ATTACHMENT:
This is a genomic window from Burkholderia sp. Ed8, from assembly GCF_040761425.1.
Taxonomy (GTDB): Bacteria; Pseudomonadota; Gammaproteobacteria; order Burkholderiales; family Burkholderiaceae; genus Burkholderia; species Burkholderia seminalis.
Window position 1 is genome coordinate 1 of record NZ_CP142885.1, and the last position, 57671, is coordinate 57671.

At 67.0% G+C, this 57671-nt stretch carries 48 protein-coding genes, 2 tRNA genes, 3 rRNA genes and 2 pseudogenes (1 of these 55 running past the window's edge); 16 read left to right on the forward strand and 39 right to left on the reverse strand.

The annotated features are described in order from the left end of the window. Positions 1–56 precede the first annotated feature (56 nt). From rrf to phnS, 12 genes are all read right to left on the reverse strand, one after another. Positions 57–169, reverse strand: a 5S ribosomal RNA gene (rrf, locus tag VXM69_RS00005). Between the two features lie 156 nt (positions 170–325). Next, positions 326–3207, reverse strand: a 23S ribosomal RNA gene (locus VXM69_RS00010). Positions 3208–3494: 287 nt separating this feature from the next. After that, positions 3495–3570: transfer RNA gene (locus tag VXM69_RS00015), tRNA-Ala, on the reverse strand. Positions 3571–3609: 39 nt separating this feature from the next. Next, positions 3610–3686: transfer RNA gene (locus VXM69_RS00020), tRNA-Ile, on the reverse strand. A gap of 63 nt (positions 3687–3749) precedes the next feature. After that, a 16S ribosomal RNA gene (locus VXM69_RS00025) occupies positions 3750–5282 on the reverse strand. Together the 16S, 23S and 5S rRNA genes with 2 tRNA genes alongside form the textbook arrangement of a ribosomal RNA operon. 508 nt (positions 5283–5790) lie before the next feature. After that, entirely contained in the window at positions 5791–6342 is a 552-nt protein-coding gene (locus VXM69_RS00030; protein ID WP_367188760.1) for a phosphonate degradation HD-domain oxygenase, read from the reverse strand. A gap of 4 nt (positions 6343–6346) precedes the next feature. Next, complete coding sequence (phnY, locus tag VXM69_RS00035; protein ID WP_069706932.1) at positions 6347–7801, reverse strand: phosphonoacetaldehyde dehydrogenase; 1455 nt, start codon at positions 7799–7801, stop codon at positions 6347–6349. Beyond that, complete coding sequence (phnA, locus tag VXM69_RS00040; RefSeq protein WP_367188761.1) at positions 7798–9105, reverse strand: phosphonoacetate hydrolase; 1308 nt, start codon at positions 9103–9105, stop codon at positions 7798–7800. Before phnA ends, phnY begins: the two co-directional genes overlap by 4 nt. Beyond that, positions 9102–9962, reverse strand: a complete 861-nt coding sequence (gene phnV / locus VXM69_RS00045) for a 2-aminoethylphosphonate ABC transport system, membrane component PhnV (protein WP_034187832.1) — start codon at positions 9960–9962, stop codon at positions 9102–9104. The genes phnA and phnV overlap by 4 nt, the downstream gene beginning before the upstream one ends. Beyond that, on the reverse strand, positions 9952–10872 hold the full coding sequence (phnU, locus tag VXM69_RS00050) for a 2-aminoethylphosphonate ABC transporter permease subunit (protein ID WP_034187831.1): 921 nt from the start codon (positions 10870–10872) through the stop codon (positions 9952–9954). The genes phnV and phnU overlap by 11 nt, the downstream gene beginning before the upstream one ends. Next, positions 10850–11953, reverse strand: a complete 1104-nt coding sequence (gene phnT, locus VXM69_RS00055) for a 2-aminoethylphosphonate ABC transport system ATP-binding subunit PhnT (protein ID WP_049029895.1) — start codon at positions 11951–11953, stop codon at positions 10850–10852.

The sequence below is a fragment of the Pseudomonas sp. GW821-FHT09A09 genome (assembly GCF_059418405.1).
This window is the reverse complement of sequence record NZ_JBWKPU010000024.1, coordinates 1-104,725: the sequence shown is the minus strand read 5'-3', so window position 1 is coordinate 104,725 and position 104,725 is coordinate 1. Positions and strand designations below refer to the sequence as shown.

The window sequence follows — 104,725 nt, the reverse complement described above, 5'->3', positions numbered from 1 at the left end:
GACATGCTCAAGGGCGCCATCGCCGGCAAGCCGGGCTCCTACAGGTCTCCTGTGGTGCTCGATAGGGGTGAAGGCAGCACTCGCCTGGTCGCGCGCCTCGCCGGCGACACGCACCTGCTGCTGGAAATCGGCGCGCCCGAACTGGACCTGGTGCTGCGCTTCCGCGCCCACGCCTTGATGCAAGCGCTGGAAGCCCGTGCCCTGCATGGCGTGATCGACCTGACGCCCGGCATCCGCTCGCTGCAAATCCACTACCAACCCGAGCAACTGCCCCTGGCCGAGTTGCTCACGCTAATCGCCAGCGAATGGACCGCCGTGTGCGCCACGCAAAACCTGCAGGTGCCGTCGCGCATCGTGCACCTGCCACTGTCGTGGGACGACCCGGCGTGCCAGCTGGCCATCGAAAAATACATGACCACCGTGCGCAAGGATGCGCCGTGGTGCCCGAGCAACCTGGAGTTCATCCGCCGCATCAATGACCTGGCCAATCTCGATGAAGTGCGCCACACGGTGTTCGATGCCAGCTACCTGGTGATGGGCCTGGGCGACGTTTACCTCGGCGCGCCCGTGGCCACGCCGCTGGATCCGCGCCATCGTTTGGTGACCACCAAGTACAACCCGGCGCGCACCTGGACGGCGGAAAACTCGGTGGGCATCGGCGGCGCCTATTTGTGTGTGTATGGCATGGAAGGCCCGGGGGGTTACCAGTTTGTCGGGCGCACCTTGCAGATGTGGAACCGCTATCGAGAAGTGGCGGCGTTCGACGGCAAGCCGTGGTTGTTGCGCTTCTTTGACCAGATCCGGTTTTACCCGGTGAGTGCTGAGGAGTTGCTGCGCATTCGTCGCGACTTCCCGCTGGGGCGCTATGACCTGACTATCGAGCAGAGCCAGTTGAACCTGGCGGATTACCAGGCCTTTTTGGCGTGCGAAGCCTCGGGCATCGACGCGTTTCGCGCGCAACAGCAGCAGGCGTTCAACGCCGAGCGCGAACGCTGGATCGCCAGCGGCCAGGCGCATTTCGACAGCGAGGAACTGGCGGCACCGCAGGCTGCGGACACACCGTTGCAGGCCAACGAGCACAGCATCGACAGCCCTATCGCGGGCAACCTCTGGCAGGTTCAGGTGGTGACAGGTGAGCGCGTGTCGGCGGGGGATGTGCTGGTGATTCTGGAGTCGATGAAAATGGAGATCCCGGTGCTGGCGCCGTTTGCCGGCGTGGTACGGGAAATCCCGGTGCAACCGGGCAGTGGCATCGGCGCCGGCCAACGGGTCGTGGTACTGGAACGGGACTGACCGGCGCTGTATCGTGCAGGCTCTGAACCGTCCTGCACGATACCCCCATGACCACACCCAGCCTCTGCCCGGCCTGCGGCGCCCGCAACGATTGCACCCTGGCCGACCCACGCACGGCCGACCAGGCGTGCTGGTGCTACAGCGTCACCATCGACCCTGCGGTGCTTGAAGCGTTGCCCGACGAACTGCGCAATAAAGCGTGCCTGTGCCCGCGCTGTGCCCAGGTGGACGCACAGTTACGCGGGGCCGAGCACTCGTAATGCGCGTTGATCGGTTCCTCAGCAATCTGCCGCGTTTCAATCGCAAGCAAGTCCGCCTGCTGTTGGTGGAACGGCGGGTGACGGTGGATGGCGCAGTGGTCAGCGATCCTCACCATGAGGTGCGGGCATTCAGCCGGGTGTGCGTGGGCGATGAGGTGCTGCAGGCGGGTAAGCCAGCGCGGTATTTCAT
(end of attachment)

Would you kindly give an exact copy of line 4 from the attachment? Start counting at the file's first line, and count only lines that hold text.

At 67.0% G+C, this 57671-nt stretch carries 48 protein-coding genes, 2 tRNA genes, 3 rRNA genes and 2 pseudogenes (1 of these 55 running past the window's edge); 16 read left to right on the forward strand and 39 right to left on the reverse strand.